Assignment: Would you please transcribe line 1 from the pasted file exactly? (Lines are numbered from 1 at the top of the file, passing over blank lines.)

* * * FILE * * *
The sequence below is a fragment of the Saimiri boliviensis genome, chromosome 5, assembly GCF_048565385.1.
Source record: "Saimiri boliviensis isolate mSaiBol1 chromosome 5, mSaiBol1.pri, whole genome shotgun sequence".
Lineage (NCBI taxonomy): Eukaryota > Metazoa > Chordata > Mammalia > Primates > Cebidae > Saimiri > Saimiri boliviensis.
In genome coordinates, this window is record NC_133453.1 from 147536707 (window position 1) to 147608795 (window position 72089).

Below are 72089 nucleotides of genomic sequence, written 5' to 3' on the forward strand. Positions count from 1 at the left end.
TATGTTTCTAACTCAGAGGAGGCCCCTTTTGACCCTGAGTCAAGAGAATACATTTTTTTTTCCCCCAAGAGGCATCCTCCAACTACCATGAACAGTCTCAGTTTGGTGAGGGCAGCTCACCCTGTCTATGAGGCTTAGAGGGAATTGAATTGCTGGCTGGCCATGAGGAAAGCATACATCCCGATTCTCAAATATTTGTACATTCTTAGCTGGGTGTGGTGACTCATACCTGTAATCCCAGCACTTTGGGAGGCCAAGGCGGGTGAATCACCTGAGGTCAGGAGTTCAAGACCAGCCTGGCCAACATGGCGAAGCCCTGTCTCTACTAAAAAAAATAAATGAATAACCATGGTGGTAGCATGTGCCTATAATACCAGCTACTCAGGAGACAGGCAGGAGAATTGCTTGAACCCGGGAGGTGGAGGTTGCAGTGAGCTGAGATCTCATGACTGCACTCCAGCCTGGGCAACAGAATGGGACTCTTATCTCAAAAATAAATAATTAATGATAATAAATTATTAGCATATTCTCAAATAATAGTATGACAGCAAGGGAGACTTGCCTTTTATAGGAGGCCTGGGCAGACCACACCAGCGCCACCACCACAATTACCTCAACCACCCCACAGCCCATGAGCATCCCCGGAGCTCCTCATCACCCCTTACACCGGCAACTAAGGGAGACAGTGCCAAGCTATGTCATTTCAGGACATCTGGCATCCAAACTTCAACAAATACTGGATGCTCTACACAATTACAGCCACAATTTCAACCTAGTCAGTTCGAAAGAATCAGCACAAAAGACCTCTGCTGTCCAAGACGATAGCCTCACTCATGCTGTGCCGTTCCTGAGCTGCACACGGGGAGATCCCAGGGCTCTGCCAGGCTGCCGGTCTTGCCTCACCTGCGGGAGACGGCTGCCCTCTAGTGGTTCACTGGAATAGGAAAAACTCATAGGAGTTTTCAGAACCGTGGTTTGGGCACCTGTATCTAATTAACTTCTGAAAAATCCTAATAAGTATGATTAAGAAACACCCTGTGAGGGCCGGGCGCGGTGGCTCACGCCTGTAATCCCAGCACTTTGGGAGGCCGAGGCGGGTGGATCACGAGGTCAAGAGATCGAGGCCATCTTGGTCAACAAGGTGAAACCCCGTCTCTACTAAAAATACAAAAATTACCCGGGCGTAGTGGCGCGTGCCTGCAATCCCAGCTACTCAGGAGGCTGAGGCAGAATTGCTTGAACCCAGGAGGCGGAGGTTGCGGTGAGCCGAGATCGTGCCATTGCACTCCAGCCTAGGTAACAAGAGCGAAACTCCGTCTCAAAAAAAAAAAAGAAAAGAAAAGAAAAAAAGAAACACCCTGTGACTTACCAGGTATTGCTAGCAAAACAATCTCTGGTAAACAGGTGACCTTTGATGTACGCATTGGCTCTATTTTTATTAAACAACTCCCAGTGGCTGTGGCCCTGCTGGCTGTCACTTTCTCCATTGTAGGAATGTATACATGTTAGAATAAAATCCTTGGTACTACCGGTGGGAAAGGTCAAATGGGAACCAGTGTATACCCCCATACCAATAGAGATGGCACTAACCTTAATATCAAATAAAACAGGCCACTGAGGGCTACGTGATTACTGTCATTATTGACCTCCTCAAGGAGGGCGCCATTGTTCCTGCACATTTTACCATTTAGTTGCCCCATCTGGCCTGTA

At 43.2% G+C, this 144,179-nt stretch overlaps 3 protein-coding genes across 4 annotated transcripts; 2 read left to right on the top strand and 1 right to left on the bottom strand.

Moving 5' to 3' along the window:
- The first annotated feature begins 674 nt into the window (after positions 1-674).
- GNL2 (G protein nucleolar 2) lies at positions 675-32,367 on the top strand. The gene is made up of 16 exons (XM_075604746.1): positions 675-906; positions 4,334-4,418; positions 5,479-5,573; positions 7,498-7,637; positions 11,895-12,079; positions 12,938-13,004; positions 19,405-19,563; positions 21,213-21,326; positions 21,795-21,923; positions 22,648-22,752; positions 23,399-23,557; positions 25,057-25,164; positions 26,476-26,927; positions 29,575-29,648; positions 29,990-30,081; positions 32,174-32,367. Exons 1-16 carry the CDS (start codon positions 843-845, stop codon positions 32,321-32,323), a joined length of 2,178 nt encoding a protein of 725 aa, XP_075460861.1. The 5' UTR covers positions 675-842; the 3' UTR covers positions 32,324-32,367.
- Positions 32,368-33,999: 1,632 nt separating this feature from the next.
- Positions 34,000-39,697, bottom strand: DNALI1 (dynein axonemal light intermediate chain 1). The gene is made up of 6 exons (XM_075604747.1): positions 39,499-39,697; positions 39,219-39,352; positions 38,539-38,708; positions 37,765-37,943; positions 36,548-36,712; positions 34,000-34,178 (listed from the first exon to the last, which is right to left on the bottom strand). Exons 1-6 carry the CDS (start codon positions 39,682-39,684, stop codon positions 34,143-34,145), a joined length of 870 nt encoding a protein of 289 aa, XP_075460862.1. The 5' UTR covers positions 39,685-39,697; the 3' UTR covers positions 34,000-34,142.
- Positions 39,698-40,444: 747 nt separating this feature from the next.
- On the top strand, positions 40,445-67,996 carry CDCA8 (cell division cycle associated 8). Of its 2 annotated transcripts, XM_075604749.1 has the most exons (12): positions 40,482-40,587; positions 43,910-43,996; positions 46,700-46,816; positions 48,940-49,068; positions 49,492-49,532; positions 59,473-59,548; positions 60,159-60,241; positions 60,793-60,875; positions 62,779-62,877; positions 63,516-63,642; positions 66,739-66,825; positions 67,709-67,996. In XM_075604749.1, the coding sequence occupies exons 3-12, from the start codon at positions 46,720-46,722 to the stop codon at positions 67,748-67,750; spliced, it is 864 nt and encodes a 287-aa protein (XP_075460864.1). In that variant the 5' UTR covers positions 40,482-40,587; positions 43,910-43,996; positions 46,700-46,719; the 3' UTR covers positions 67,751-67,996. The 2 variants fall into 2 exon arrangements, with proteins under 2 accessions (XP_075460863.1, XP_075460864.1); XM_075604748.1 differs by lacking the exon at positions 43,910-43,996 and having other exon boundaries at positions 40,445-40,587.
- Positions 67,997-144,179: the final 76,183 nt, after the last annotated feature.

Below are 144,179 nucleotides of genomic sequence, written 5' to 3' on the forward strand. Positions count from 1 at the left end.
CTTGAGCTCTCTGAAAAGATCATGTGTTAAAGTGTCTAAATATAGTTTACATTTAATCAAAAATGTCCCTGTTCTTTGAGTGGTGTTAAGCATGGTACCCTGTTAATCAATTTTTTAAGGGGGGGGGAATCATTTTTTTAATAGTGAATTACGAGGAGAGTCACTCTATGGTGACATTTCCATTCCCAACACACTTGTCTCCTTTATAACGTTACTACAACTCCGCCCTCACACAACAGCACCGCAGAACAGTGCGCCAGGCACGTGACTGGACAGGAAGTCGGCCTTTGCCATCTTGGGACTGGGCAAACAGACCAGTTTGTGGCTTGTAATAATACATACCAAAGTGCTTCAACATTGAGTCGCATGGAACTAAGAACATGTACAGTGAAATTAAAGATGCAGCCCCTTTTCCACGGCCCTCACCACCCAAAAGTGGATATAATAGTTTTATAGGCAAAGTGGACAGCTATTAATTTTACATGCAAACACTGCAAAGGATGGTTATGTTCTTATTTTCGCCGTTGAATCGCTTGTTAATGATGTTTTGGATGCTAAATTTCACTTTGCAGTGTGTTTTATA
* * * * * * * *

The sequence below is a fragment of the Saimiri boliviensis genome, chromosome 5, assembly GCF_048565385.1.